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A Week Behind The Wheel Of An Electric Car


Personal Business: CARS

A WEEK BEHIND THE WHEEL OF AN ELECTRIC CAR

Senior Correspondent Larry Armstrong in Los Angeles recently spent a week kicking the tires of General Motors' new EV1 electric car. Here's his diary:

MONDAY. A shiny red EV1 (Electric Vehicle) arrived this morning. It was delivered to my office on a flatbed truck so as not to strand me with an undercharged battery. The first thing I notice on my 7.5 mile commute home is that the EV1, with its distinctive teardrop shape, is a headturner. The only dicey moment is when a dude in a black Porsche 911 Turbo darts in and out of traffic to inspect the car from every possible vantage point. Then he pulls alongside, rolls down his window, and wants to chat at 60 mph.

Back home, I pull the 120-volt convenience charger--standard equipment--out of the trunk and plug it into my garage outlet. It turns out, though, that you need to lease or buy a 240-volt charger because using the 120-volt version shortens the life of the battery pack, which will set you back thousands of dollars to replace. Cost of a 240-volt charger: $1,995, or $55 monthly on a lease, and at least $895 to install.

Then I settle in for an evening with the owner's manual, relearning all that I thought I already knew about driving.

TUESDAY. After a charge, the range gauge--a digital readout of how much mileage you can expect from the charge remaining in the batteries-- says only 27 miles. But after I drive 11 miles, it registers 35. That's probably because I'm in the "coast-down" mode. That way, coasting and braking recharge the battery. It also makes the car whine more.

That brings me to sounds. This car doesn't sound like your ordinary car. What you hear is more like the whine of a turbine, rising in pitch and loudness as you speed up. I found it annoying, mostly because I wasn't used to it. Other unusual sounds include the chirp instead of click of the turn signals. When you step on or off the brake, there's a click from the rear of the car. The car beeps when you back up, and there's a second, softer horn to alert pedestrians of your stealthy presence.

Instead of an instrument panel, there are warning lights and digital gauges strung out below the windshield, which add to the spacious feeling in this tiny two-seater. There's no glove box, but the trunk space is generous. The center console looks normal, with the usual controls for heating, A/C, and radio (however, if you use these creature comforts, especially the A/C, you're going to use up battery power, sacrificing distance). There also are a few unfamiliar buttons. One, for example, changes the vertical bar showing the remaining charge to one that displays instantaneously how much power the car is using to accelerate or perhaps climb a hill. One big difference is the absence of an ignition key. You punch in a five-digit PIN and then hit the "Run" button.

WEDNESDAY. My only appointment today is lunch with the folks at Edison EV, the company GM has contracted with to install chargers for people who lease an EV1. My hidden agenda: Edison has 240-volt charging stations, so I can top off with a quick charge. The company is slowly building public charging stations. There are 50 around Los Angeles, and there will be 300 more by yearend. Many of the facilities are being paid for by businesses such as Wal-Mart Stores and McDonald's that are trying to promote an environment-friendly image.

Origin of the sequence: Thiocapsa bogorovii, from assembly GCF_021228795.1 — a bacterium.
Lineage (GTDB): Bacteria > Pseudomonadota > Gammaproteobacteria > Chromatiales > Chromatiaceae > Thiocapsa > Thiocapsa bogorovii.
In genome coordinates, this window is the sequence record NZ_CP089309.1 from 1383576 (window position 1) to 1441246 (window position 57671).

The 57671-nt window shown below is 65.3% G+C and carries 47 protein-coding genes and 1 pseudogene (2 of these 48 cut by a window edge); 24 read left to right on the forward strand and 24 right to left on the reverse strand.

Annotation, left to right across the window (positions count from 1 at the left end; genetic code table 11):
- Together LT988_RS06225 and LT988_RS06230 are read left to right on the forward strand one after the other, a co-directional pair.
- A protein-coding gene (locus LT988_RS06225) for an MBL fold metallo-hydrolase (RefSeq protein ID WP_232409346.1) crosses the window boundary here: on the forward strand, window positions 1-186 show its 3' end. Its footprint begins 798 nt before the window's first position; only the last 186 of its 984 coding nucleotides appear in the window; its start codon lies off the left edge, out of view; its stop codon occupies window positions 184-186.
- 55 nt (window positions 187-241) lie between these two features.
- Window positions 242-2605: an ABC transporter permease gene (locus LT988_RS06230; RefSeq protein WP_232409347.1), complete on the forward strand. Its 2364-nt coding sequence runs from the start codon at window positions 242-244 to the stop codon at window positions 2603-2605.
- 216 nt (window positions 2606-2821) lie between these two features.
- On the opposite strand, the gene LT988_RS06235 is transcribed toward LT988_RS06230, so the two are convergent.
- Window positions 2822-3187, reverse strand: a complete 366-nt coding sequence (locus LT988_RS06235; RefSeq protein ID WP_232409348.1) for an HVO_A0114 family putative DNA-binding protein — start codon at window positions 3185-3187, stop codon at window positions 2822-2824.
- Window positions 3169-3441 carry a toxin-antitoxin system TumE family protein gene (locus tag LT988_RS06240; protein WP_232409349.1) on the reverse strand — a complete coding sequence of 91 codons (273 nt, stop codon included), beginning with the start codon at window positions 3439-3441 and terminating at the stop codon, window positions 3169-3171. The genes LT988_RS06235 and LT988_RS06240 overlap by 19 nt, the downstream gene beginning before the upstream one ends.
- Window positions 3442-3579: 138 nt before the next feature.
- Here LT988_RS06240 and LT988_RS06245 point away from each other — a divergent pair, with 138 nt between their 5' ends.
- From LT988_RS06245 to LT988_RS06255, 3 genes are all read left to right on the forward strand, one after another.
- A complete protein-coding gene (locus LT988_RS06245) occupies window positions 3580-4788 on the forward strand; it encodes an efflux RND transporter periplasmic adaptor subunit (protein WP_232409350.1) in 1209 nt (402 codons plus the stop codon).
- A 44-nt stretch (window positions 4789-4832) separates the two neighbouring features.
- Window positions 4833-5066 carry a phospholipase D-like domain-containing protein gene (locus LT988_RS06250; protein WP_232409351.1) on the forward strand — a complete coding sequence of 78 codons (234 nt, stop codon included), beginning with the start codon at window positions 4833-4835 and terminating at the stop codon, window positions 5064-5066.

You can only lease the car, not buy it, and it's only available in California and Arizona. The sticker says $33,995, but there's a federal tax credit and a $5,000 rebate from our local air-pollution agency in Los Angeles that bring monthly payments down to around $480. And with Edison's special EV rates of about 4 cents a kilowatt hour, fuel costs are about a quarter of a conventional car's (for every 1,000 miles, the EV1 would cost $13.62, vs. $50 for a normal car getting 25 miles per gallon).

THURSDAY. My 15-mile round trip is all I drive today. However, I'm worried about tomorrow, when I know I've got to get at least 60 miles out of it.

FRIDAY. Uh-oh. The range gauge says 47 miles, but I go anyway. Immediately, a patrol car waves me over, but the officer just wants to see how I like the car. After a few downhill miles, I'm confident I can make it, and when I reach my destination, 23 miles away, the display says I have 61 miles left of battery charge. I get home with plenty of power to run to the drugstore. I'm closing in on the magic 70-mile mark that the EPA ratings promise between charges.

SATURDAY, SUNDAY. This is the perfect city runabout for short trips to the grocery or dry cleaner. But I'm a bit tired of my newfound conservative style, with precise accelerations and slow, coasting stops, aimed at saving power. So I peel away from a few stoplights and am amazed by the power. This is no golf cart: The car-magazine road testers are getting 0-to-60 mph in less than 8 seconds.

MONDAY. By now, I'm pretty much sold on the concept. The EV1 is ideal as a second or third car, especially if you want to make a statement. Sure, it's a bit pricey, and you have to map out your day if you go beyond your ordinary commute. But then again, whoever said that being environmentally correct was easy?By Larry Armstrong EDITED BY TODDI GUTNERReturn to top


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